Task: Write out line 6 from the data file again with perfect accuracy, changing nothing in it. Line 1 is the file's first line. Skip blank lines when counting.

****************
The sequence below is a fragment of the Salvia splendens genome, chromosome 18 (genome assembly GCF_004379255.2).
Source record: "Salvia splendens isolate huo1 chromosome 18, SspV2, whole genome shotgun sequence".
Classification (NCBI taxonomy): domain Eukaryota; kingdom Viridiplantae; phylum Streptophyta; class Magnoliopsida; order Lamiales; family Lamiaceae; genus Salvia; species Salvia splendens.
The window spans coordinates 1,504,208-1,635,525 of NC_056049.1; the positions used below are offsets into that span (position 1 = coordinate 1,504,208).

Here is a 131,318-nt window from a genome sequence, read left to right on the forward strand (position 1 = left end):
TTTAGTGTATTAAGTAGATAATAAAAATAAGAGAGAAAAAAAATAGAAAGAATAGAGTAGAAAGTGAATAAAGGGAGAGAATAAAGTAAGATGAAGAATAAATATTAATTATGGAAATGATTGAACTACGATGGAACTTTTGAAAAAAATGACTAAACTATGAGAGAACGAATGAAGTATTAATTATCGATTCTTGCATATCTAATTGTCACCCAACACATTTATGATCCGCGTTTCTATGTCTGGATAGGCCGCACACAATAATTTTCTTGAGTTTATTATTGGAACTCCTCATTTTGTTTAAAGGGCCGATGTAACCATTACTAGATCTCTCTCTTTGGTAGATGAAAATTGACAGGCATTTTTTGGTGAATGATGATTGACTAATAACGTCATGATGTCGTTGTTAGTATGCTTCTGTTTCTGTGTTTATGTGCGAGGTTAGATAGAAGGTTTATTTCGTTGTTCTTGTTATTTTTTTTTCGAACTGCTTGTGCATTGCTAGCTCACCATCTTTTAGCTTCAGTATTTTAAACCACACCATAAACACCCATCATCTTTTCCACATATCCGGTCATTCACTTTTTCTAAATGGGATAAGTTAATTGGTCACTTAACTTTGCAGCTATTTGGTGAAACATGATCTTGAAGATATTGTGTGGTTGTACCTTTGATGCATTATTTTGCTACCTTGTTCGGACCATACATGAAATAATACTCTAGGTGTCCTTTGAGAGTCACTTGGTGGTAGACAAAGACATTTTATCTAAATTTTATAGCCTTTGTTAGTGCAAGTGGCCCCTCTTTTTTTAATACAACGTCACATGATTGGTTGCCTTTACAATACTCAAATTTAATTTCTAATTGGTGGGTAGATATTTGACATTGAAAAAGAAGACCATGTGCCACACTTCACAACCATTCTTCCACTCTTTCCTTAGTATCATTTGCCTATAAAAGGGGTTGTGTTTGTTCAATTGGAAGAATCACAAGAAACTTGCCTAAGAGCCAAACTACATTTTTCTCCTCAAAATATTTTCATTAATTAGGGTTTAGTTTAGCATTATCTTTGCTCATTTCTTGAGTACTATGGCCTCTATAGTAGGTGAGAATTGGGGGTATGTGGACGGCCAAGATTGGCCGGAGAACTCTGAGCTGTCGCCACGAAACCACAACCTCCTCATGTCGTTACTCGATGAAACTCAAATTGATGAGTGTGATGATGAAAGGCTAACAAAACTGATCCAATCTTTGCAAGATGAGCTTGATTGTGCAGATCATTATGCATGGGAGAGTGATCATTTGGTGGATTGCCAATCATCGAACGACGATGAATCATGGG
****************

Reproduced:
TTTAGTGTATTAAGTAGATAATAAAAATAAGAGAGAAAAAAAATAGAAAGAATAGAGTAGAAAGTGAATAAAGGGAGAGAATAAAGTAAGATGAAGAATAAATATTAATTATGGAAATGATTGAACTACGATGGAACTTTTGAAAAAAATGACTAAACTATGAGAGAACGAATGAAGTATTAATTATCGATTCTTGCATATCTAATTGTCACCCAACACATTTATGATCCGCGTTTCTATGTCTGGATAGGCCGCACACAATAATTTTCTTGAGTTTATTATTGGAACTCCTCATTTTGTTTAAAGGGCCGATGTAACCATTACTAGATCTCTCTCTTTGGTAGATGAAAATTGACAGGCATTTTTTGGTGAATGATGATTGACTAATAACGTCATGATGTCGTTGTTAGTATGCTTCTGTTTCTGTGTTTATGTGCGAGGTTAGATAGAAGGTTTATTTCGTTGTTCTTGTTATTTTTTTTTCGAACTGCTTGTGCATTGCTAGCTCACCATCTTTTAGCTTCAGTATTTTAAACCACACCATAAACACCCATCATCTTTTCCACATATCCGGTCATTCACTTTTTCTAAATGGGATAAGTTAATTGGTCACTTAACTTTGCAGCTATTTGGTGAAACATGATCTTGAAGATATTGTGTGGTTGTACCTTTGATGCATTATTTTGCTACCTTGTTCGGACCATACATGAAATAATACTCTAGGTGTCCTTTGAGAGTCACTTGGTGGTAGACAAAGACATTTTATCTAAATTTTATAGCCTTTGTTAGTGCAAGTGGCCCCTCTTTTTTTAATACAACGTCACATGATTGGTTGCCTTTACAATACTCAAATTTAATTTCTAATTGGTGGGTAGATATTTGACATTGAAAAAGAAGACCATGTGCCACACTTCACAACCATTCTTCCACTCTTTCCTTAGTATCATTTGCCTATAAAAGGGGTTGTGTTTGTTCAATTGGAAGAATCACAAGAAACTTGCCTAAGAGCCAAACTACATTTTTCTCCTCAAAATATTTTCATTAATTAGGGTTTAGTTTAGCATTATCTTTGCTCATTTCTTGAGTACTATGGCCTCTATAGTAGGTGAGAATTGGGGGTATGTGGACGGCCAAGATTGGCCGGAGAACTCTGAGCTGTCGCCACGAAACCACAACCTCCTCATGTCGTTACTCGATGAAACTCAAATTGATGAGTGTGATGATGAAAGGCTAACAAAACTGATCCAATCTTTGCAAGATGAGCTTGATTGTGCAGATCATTATGCATGGGAGAGTGATCATTTGGTGGATTGCCAATCATCGAACGACGATGAATCATGGG